One of the fundamental steps you, as a business owner, must take is to identify your customers.
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Specifically, you will need to identify your primary and secondary markets (also called flank markets). Your market segments can be determined from the Central Demographic Model (CDM). Gather data from objective market research based on customer surveys and simple observation. Following this research, you may now identify your target markets in the following steps:
There aren't really any markets; you only have distinct segments
We don't really have markets, a more accurate term would be "segments" of customers. Each of these distinct segments has a group of consumers with similar buying behavioural traits, needs and wants, and distinct requirements. Not everyone is your customer. Your primary markets are where your sales fetch you maximum profits.
Define product classes and customer segments
Based on the segments, you will now need to define your products. Your products can be services, physical objects or a combination of both. However, when it comes to defining your product portfolio – you will have to look at it differently. Instead of defining products based on product attributes, define them from a customers' point of view. Let's say you are in the business of selling widgets. You could sell widgets in your shop, over the counter, wholesale or bulk to other businesses. You could have widgets for women, widgets for children. You might even have a set of widgets packaged well for corporate buyers or special widgets to be sold off online. It is important to be clear about these product variations designed and packaged for different customers. Pick your product and think about all the market segments available to be sold to and in what manner.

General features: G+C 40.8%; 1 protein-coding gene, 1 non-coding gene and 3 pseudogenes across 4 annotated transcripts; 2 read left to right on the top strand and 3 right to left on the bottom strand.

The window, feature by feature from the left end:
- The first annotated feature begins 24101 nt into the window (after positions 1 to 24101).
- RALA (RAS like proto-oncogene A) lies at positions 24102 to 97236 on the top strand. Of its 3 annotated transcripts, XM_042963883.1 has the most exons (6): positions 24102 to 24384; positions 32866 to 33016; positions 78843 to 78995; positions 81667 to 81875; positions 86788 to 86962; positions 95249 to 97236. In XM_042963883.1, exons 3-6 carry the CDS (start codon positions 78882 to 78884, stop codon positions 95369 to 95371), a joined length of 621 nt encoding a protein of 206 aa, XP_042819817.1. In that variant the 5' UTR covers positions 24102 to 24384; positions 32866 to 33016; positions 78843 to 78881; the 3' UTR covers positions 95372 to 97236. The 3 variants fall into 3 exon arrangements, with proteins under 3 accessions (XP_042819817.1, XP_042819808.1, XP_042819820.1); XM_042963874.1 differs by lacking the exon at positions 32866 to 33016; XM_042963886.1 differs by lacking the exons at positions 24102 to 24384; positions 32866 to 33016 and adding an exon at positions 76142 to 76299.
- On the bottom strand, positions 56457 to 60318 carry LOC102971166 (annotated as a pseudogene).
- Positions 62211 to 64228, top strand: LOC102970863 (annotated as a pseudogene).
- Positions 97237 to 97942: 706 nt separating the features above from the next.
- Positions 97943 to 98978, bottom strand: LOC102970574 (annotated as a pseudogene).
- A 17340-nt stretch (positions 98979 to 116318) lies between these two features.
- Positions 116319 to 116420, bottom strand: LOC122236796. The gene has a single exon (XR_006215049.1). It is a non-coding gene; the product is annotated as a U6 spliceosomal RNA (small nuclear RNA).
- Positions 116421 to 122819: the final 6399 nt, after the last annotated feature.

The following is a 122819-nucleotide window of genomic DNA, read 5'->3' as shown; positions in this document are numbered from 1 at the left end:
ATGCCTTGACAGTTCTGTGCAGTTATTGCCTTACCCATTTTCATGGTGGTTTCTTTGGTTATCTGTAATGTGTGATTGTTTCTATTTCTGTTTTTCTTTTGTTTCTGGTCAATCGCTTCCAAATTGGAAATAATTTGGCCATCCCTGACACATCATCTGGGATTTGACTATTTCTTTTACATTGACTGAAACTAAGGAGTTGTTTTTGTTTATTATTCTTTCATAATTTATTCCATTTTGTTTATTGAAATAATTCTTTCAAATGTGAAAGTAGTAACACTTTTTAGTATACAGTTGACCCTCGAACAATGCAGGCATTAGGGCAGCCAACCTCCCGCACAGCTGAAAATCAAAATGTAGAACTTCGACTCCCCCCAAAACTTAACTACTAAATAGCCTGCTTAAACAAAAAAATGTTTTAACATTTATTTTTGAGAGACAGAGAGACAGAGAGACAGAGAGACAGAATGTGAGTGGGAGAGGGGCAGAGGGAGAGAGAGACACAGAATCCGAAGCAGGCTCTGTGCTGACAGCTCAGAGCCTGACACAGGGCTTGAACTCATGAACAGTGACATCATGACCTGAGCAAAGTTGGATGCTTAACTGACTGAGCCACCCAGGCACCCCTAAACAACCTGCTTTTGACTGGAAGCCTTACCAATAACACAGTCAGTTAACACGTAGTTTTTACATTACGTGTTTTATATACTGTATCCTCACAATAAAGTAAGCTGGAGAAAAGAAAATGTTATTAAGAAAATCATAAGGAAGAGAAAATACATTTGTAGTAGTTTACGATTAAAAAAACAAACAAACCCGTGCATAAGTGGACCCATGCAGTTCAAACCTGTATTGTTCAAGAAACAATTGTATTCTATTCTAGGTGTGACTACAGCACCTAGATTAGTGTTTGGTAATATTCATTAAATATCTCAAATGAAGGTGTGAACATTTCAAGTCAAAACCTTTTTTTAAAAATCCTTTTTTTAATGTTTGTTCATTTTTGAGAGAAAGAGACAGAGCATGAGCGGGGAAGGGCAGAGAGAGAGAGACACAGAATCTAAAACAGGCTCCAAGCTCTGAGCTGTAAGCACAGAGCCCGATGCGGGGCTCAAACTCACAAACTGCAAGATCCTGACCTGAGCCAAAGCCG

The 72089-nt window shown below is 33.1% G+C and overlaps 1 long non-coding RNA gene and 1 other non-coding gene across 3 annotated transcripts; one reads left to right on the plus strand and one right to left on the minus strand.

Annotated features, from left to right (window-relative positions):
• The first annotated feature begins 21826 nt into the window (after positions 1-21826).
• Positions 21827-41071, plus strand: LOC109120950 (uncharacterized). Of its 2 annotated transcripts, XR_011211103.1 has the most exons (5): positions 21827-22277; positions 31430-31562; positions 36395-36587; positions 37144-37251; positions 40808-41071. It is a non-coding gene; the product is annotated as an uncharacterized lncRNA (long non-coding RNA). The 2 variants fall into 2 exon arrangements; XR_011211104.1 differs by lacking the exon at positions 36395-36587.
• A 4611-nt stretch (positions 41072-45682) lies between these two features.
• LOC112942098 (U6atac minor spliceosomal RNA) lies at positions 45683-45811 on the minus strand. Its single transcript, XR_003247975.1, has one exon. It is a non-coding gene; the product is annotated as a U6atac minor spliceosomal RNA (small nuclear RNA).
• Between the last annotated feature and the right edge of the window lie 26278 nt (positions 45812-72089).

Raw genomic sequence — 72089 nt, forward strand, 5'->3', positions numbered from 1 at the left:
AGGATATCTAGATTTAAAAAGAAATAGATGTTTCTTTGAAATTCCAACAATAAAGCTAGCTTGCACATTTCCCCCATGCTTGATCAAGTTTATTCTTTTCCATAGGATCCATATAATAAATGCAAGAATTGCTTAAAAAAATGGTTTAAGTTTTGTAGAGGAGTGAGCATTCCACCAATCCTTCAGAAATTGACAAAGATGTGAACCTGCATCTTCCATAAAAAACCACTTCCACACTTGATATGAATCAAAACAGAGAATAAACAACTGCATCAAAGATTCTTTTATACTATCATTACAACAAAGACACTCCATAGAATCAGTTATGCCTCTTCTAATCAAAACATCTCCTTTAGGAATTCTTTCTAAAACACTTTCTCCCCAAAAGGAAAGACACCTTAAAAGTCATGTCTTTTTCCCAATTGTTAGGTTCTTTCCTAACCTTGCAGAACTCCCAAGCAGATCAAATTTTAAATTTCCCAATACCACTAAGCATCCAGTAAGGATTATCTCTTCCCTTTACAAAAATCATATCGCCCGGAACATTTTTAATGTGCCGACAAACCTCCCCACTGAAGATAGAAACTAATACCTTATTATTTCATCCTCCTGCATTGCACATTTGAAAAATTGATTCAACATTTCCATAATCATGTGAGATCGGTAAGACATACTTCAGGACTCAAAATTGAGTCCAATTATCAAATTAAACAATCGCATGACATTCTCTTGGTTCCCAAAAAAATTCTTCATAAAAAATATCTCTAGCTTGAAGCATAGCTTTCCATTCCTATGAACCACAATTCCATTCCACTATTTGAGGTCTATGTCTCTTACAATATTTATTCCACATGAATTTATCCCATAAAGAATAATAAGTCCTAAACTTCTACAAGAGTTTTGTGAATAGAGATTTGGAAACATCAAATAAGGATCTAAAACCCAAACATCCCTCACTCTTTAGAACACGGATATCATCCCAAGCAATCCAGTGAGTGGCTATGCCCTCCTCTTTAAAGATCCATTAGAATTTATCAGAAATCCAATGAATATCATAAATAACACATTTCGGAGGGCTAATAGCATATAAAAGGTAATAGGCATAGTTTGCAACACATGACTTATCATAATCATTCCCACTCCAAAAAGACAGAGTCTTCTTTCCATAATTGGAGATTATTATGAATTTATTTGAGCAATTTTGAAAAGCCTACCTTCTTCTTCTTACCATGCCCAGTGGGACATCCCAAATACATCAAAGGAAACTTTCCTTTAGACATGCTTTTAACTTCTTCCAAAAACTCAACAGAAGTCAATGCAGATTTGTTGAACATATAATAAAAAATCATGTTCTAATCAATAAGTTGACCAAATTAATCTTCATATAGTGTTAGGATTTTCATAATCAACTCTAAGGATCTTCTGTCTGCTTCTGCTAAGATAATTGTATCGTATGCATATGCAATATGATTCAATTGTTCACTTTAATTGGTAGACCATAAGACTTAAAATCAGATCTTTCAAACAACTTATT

Develop Product-Market Sets
After you define your product classes, it is time to put these two together to determine your product-market sets. It is pairing up a product offering with a market segment which is the best fit for a product offering like that.
Make a Product-Market Grid
Finally, develop a grid with your product offerings on one axis and market segments on the other axis. After you do this, put the total revenue earned per year or month and put the figures against the corresponding junctures on the grid as shown below for a hypothetical company that sells widgets (following the example mentioned earlier in the article.)
A Product-Market Grid
By developing a product-market grid, you will be able to gain clarity and insight on your primary market segments and secondary market segments. You will know which segments make more money for you and hence determine the appropriate strategy to reach out to your customers.